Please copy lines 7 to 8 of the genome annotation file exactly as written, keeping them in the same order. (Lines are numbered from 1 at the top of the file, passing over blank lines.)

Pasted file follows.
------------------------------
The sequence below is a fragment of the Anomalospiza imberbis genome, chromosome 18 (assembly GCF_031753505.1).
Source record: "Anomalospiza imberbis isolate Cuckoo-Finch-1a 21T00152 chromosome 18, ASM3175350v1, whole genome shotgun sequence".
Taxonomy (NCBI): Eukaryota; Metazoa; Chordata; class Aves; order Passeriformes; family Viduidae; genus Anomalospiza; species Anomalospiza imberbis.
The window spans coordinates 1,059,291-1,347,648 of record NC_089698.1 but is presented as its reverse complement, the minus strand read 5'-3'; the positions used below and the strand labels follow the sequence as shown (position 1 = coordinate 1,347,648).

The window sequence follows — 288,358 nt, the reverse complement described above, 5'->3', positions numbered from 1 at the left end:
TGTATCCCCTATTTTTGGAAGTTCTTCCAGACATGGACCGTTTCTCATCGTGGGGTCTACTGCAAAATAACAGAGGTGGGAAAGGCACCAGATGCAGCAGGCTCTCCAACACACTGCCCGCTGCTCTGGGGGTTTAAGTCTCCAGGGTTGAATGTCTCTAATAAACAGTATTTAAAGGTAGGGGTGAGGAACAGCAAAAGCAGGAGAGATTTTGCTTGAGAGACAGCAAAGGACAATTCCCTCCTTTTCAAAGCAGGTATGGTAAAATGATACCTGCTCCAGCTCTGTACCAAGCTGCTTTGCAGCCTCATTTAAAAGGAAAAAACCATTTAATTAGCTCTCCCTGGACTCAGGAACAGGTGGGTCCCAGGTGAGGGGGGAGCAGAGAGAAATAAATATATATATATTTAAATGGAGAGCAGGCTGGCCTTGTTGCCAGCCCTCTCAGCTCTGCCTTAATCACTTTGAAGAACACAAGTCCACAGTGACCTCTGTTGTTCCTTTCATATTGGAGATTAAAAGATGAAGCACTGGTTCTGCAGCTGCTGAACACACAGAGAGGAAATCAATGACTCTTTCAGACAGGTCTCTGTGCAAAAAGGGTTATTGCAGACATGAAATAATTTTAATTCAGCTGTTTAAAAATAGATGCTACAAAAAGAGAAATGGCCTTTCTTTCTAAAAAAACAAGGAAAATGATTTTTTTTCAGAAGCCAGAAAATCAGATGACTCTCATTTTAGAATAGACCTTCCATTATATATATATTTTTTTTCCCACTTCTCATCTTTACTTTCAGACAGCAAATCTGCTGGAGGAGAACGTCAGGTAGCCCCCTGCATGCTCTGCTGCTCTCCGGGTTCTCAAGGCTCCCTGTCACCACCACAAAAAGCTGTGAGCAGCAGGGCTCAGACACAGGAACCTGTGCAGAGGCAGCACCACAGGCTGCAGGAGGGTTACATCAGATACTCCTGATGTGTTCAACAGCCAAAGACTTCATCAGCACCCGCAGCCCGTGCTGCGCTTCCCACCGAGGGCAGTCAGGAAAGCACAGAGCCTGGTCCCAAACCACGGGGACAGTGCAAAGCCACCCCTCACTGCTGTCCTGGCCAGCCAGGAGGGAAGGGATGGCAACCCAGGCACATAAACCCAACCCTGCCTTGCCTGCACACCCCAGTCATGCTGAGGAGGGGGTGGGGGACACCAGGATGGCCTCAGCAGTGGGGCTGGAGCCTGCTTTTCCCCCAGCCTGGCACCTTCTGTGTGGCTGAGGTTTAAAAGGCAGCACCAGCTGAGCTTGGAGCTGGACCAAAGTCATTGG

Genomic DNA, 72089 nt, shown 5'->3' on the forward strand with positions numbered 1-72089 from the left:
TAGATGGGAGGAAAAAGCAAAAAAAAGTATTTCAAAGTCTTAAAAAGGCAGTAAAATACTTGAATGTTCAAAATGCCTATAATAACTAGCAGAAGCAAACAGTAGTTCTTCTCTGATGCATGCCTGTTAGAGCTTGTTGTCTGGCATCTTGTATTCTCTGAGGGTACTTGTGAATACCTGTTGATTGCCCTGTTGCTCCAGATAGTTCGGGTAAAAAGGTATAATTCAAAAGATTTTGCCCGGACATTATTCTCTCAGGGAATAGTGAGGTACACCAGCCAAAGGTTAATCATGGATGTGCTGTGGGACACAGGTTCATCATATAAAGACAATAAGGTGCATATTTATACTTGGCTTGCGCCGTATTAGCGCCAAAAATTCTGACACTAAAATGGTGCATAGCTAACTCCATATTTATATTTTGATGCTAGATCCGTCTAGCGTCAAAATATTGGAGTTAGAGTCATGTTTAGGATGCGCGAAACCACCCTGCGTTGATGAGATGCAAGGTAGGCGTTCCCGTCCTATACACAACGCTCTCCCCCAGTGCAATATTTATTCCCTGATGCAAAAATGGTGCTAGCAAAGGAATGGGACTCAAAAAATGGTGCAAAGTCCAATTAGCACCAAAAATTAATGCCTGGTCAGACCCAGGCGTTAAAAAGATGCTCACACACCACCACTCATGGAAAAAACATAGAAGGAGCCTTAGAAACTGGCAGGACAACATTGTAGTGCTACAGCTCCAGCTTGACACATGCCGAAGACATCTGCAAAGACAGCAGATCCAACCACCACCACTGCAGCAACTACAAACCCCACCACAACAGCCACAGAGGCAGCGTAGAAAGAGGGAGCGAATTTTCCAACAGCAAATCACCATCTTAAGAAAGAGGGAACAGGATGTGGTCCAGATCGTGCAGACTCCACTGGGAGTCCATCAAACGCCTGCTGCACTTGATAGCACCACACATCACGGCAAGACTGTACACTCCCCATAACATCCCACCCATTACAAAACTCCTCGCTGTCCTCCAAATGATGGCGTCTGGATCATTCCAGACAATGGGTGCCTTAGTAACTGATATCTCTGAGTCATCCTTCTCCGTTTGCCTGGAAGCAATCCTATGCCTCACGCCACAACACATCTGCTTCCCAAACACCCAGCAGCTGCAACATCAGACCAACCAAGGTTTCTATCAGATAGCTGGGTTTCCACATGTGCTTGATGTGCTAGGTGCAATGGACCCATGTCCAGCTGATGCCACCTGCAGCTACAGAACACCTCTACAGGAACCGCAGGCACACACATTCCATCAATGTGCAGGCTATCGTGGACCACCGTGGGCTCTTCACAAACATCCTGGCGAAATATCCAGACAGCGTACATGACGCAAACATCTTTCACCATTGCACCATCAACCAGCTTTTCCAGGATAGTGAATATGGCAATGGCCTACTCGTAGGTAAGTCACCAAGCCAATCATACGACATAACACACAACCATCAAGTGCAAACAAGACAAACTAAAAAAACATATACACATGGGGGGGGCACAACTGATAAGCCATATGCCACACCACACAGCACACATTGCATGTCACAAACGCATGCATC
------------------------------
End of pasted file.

Genomic DNA, 72089 nt, shown 5'->3' on the forward strand with positions numbered 1-72089 from the left:
TAGATGGGAGGAAAAAGCAAAAAAAAGTATTTCAAAGTCTTAAAAAGGCAGTAAAATACTTGAATGTTCAAAATGCCTATAATAACTAGCAGAAGCAAACAGTAGTTCTTCTCTGATGCATGCCTGTTAGAGCTTGTTGTCTGGCATCTTGTATTCTCTGAGGGTACTTGTGAATACCTGTTGATTGCCCTGTTGCTCCAGATAGTTCGGGTAAAAAGGTATAATTCAAAAGATTTTGCCCGGACATTATTCTCTCAGGGAATAGTGAGGTACACCAGCCAAAGGTTAATCATGGATGTGCTGTGGGACACAGGTTCATCATATAAAGACAATAAGGTGCATATTTATACTTGGCTTGCGCCGTATTAGCGCCAAAAATTCTGACACTAAAATGGTGCATAGCTAACTCCATATTTATATTTTGATGCTAGATCCGTCTAGCGTCAAAATATTGGAGTTAGAGTCATGTTTAGGATGCGCGAAACCACCCTGCGTTGATGAGATGCAAGGTAGGCGTTCCCGTCCTATACACAACGCTCTCCCCCAGTGCAATATTTATTCCCTGATGCAAAAATGGTGCTAGCAAAGGAATGGGACTCAAAAAATGGTGCAAAGTCCAATTAGCACCAAAAATTAATGCCTGGTCAGACCCAGGCGTTAAAAAGATGCTCACACACCACCACTCATGGAAAAAACATAGAAGGAGCCTTAGAAACTGGCAGGACAACATTGTAGTGCTACAGCTCCAGCTTGACACATGCCGAAGACATCTGCAAAGACAGCAGATCCAACCACCACCACTGCAGCAACTACAAACCCCACCACAACAGCCACAGAGGCAGCGTAGAAAGAGGGAGCGAATTTTCCAACAGCAAATCACCATCTTAAGAAAGAGGGAACAGGATGTGGTCCAGATCGTGCAGACTCCACTGGGAGTCCATCAAACGCCTGCTGCACTTGATAGCACCACACATCACGGCAAGACTGTACACTCCCCATAACATCCCACCCATTACAAAACTCCTCGCTGTCCTCCAAATGATGGCGTCTGGATCATTCCAGACAATGGGTGCCTTAGTAACTGATATCTCTGAGTCATCCTTCTCCGTTTGCCTGGAAGCAATCCTATGCCTCACGCCACAACACATCTGCTTCCCAAACACCCAGCAGCTGCAACATCAGACCAACCAAGGTTTCTATCAGATAGCTGGGTTTCCACATGTGCTTGATGTGCTAGGTGCAATGGACCCATGTCCAGCTGATGCCACCTGCAGCTACAGAACACCTCTACAGGAACCGCAGGCACACACATTCCATCAATGTGCAGGCTATCGTGGACCACCGTGGGCTCTTCACAAACATCCTGGCGAAATATCCAGACAGCGTACATGACGCAAACATCTTTCACCATTGCACCATCAACCAGCTTTTCCAGGATAGTGAATATGGCAATGGCCTACTCGTAGGTAAGTCACCAAGCCAATCATACGACATAACACACAACCATCAAGTGCAAACAAGACAAACTAAAAAAACATATACACATGGGGGGGGCACAACTGATAAGCCATATGCCACACCACACAGCACACATTGCATGTCACAAACGCATGCATC